On the same trip, Hedt-Gauthier happened to sit next to Audace Nakeshimana ’20, a new MIT student from Rwanda who later joined Fletcher’s team at MIT. Under Fletcher’s tutelage, Nakeshimana founded Insightiv during her senior year, a Rwandan startup applying AI algorithms to clinical image analysis, and won the top grant award in the 2020 annual MIT IDEAS competition.

The first step in the project is to collect a database of wound images taken by health workers in rural communities in Rwanda. They collected more than 1,000 images of infected and uninfected wounds, then used the data to train the algorithm.

A core problem arose with the first dataset, which was collected between 2018 and 2019. Many photos are of poor quality.

“Wound images collected by health workers are of variable quality and require extensive manual labor to crop and resample images. Since these images are used to train machine learning models, image quality and variability are fundamentally limited performance of the algorithm,” Fletcher said.

To solve this problem, Fletcher turned to tools he had used in previous projects: real-time computer vision and augmented reality.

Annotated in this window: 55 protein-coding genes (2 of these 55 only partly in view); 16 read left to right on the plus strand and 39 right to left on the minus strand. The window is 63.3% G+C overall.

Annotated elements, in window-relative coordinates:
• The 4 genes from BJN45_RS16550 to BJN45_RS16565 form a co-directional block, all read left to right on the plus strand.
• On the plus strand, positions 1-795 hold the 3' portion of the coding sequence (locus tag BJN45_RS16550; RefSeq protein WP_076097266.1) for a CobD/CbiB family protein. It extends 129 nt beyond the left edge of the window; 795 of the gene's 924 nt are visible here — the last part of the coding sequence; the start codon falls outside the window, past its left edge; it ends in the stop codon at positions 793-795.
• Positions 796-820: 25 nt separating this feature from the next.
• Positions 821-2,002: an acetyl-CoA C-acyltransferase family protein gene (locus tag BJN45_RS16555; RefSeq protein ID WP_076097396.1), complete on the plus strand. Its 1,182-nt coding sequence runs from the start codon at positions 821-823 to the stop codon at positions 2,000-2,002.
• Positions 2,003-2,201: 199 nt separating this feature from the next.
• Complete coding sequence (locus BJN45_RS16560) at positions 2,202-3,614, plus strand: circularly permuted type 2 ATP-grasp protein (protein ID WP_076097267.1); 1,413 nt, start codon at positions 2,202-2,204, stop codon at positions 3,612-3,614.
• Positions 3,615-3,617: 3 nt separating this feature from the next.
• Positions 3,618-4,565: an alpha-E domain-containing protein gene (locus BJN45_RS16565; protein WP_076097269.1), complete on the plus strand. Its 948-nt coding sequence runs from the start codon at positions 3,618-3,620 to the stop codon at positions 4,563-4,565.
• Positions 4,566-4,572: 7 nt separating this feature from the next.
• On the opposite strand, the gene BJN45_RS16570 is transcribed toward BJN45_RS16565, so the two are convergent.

Improve image quality with real-time image processing

To encourage community health workers to take higher-quality images, Fletcher and team modified the wound screening mobile app and paired it with a simple paper frame. The framework contains a printed calibrated color pattern and another optical pattern that guides the computer vision software of the application.

Health workers are instructed to place the frame over the wound and open the app, which provides real-time feedback on the camera’s position. The app uses augmented reality to display a green checkmark when the phone is in the correct range. Once in range, the rest of the computer vision software will automatically balance colors, crop the image, and apply transformations to correct for parallax.

“By using real-time computer vision at the time of data collection, we were able to generate beautiful, clean, uniform color-balanced images that could then be used to train our machine learning models without the need for manual data cleaning or release-processing,” Fletcher said. .

Using a convolutional neural network (CNN) machine learning model and a method called transfer learning, the software was able to successfully predict infection in a C-section wound with about 90 percent accuracy within 10 days of delivery. Women infected through the app are expected to be referred to clinics, where they can be tested for diagnostic bacteria and prescribed life-saving antibiotics as needed.

The app is well received by Rwandan women and community health workers.

PIH’s Anne Niyigena added: “Women’s trust in community health workers is an important enabler of the app, which means that the mHealth tool is being embraced by women in rural areas.”